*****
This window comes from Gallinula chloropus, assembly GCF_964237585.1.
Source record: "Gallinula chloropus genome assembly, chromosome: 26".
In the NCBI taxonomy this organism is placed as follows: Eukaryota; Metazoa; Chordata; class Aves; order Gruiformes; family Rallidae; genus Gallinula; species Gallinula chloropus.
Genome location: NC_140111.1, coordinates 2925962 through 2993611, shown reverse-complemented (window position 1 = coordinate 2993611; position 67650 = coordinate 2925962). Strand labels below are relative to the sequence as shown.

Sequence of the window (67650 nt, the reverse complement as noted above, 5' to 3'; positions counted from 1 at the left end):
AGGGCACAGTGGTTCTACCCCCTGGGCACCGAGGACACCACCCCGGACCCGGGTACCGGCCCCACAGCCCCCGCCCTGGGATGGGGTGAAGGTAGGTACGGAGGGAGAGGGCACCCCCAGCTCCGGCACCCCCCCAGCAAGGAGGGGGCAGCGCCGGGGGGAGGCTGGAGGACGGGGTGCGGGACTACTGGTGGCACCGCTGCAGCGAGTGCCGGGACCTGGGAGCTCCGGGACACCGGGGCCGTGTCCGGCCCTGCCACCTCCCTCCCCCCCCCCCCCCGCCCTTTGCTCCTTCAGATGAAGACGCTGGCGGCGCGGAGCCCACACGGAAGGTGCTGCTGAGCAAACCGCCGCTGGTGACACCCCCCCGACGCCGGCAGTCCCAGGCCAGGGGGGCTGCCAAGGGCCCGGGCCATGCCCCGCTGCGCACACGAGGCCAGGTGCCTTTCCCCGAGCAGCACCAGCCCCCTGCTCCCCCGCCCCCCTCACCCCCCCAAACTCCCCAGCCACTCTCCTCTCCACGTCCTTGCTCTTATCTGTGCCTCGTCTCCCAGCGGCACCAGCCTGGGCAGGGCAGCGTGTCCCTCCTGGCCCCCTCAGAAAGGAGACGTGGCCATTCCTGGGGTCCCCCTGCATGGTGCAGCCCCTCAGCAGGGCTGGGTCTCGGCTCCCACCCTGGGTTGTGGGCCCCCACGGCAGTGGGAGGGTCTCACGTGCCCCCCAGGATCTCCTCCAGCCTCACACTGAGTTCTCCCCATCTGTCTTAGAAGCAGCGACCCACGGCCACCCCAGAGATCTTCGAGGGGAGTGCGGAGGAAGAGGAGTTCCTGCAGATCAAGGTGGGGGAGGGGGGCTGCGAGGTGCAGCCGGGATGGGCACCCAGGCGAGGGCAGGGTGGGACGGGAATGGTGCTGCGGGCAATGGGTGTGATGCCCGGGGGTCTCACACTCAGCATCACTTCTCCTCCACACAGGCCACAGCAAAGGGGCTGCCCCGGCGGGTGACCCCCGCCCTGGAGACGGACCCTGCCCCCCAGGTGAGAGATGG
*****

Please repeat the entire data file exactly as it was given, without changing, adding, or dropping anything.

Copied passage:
This window comes from Gallinula chloropus, assembly GCF_964237585.1.
Source record: "Gallinula chloropus genome assembly, chromosome: 26".
In the NCBI taxonomy this organism is placed as follows: Eukaryota; Metazoa; Chordata; class Aves; order Gruiformes; family Rallidae; genus Gallinula; species Gallinula chloropus.
Genome location: NC_140111.1, coordinates 2925962 through 2993611, shown reverse-complemented (window position 1 = coordinate 2993611; position 67650 = coordinate 2925962). Strand labels below are relative to the sequence as shown.

Sequence of the window (67650 nt, the reverse complement as noted above, 5' to 3'; positions counted from 1 at the left end):
AGGGCACAGTGGTTCTACCCCCTGGGCACCGAGGACACCACCCCGGACCCGGGTACCGGCCCCACAGCCCCCGCCCTGGGATGGGGTGAAGGTAGGTACGGAGGGAGAGGGCACCCCCAGCTCCGGCACCCCCCCAGCAAGGAGGGGGCAGCGCCGGGGGGAGGCTGGAGGACGGGGTGCGGGACTACTGGTGGCACCGCTGCAGCGAGTGCCGGGACCTGGGAGCTCCGGGACACCGGGGCCGTGTCCGGCCCTGCCACCTCCCTCCCCCCCCCCCCCCGCCCTTTGCTCCTTCAGATGAAGACGCTGGCGGCGCGGAGCCCACACGGAAGGTGCTGCTGAGCAAACCGCCGCTGGTGACACCCCCCCGACGCCGGCAGTCCCAGGCCAGGGGGGCTGCCAAGGGCCCGGGCCATGCCCCGCTGCGCACACGAGGCCAGGTGCCTTTCCCCGAGCAGCACCAGCCCCCTGCTCCCCCGCCCCCCTCACCCCCCCAAACTCCCCAGCCACTCTCCTCTCCACGTCCTTGCTCTTATCTGTGCCTCGTCTCCCAGCGGCACCAGCCTGGGCAGGGCAGCGTGTCCCTCCTGGCCCCCTCAGAAAGGAGACGTGGCCATTCCTGGGGTCCCCCTGCATGGTGCAGCCCCTCAGCAGGGCTGGGTCTCGGCTCCCACCCTGGGTTGTGGGCCCCCACGGCAGTGGGAGGGTCTCACGTGCCCCCCAGGATCTCCTCCAGCCTCACACTGAGTTCTCCCCATCTGTCTTAGAAGCAGCGACCCACGGCCACCCCAGAGATCTTCGAGGGGAGTGCGGAGGAAGAGGAGTTCCTGCAGATCAAGGTGGGGGAGGGGGGCTGCGAGGTGCAGCCGGGATGGGCACCCAGGCGAGGGCAGGGTGGGACGGGAATGGTGCTGCGGGCAATGGGTGTGATGCCCGGGGGTCTCACACTCAGCATCACTTCTCCTCCACACAGGCCACAGCAAAGGGGCTGCCCCGGCGGGTGACCCCCGCCCTGGAGACGGACCCTGCCCCCCAGGTGAGAGATGG